Who Needs An Office? With Worker Mobility, Your Small Business Won’t

Sometimes, where you work matters just as much as how hard you work.

Barriers And Benefits

Mobile work can result in greater productivity but generates new issues for business owners. For example, communications becomes less reliable when employees are no longer in immediate proximity to one another. Major businesses have begun to tackle these problems, however, as organizations like Bell Mobile, Cisco and IBM created solutions—advanced monitoring software, for example—that not only eliminated barriers, but realized a higher quality of results. Another added benefit: these companies minimized their carbon footprint and went green without even knowing it.

Prioritize Security

It’s one thing to say you can mobilize your workforce; it’s quite another to actually succeed at it. Introducing mobile devices and a cloud computing system will help you break down the four walls of the traditional office, but they also leave data in critical jeopardy. Create security platforms and train your employees to be able to handle company property (intellectual and physical) in order to allow for a seamless transition from in-house office to virtual office.

Update, Update, Update

Just like you won’t find many new workers who know how to replace the ribbon on a typewriter, so too will soon be the fate of desktop computers. Staying on top of the game requires a support system compatible with multiple platforms. Employers looking for a comprehensive program that won’t sputter out when the newest smartphones and tablets hit the shelves can look into mobile device management and BYOD offerings from Blackberry. Their enterprise management tools allow you to manage all different types of devices, including iOS and Android, so you can rest easy knowing that the next tech wave won’t wipe out your existing infrastructure.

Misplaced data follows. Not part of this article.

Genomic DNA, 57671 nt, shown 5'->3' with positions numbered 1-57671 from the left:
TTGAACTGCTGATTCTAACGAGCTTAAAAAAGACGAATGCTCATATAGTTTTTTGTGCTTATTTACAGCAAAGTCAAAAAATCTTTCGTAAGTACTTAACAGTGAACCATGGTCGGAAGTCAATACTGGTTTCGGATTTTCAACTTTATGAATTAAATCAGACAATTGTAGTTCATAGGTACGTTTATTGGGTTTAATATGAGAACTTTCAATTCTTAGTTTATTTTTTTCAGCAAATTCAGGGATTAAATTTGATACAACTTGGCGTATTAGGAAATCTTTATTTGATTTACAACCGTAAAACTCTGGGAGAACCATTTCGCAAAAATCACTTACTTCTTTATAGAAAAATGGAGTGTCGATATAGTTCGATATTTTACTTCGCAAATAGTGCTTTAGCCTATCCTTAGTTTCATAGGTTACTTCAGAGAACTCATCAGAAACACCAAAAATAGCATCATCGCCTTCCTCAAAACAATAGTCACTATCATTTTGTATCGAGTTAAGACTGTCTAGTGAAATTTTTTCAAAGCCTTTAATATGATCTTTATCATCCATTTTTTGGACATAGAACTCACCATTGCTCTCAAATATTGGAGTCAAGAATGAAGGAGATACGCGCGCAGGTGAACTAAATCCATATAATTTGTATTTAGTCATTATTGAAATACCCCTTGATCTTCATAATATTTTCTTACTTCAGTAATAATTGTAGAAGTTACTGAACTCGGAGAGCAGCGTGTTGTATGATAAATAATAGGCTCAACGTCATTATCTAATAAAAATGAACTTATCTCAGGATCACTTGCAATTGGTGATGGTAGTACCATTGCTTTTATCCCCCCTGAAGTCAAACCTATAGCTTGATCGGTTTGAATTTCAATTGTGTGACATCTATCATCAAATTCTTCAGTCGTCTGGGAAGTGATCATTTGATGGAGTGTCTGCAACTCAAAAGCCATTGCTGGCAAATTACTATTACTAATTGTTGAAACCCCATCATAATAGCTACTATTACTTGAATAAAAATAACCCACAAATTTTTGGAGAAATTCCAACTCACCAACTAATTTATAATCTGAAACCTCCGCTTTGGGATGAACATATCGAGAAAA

Protect What’s Yours

While BYOD has encouraged flexibility and mobility, it raises a few thorny questions. If an employee accesses company information on their own property and revises or changes it, who owns it now? Set up firm legal documentation about ownership so there are no gray areas with regards to who has dibs on what. Otherwise, your employees may be able to lose, or abscond with, company information that could set your business back.

Written by: David Peterson
IT manager, mobile enthusiast, father